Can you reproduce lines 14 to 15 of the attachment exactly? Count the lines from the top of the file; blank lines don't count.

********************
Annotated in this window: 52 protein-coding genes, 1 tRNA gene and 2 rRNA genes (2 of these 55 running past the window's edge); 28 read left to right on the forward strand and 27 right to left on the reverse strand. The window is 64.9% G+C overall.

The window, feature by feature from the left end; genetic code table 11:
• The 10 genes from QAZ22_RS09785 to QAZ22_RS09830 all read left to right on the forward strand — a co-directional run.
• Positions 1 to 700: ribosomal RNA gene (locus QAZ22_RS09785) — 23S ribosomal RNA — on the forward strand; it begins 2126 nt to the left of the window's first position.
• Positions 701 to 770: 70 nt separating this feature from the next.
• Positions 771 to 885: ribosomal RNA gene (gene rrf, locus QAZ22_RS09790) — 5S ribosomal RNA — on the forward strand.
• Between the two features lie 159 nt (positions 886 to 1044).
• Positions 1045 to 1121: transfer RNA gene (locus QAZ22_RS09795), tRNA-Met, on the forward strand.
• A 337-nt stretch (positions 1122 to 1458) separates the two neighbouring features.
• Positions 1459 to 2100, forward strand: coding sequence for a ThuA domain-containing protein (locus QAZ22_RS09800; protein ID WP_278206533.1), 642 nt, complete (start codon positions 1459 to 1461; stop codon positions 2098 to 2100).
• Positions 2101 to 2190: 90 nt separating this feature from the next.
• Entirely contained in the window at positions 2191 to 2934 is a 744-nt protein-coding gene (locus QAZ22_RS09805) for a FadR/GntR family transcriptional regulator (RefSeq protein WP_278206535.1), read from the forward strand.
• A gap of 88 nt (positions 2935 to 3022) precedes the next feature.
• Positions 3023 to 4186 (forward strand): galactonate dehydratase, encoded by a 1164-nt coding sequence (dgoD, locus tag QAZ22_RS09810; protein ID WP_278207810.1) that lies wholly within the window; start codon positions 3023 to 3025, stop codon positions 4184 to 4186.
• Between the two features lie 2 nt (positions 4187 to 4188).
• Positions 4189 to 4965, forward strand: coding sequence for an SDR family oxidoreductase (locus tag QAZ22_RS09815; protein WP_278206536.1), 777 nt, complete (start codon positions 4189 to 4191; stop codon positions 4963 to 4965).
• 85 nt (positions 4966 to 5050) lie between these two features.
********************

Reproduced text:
• Positions 3023 to 4186 (forward strand): galactonate dehydratase, encoded by a 1164-nt coding sequence (dgoD, locus tag QAZ22_RS09810; protein ID WP_278207810.1) that lies wholly within the window; start codon positions 3023 to 3025, stop codon positions 4184 to 4186.
• Between the two features lie 2 nt (positions 4187 to 4188).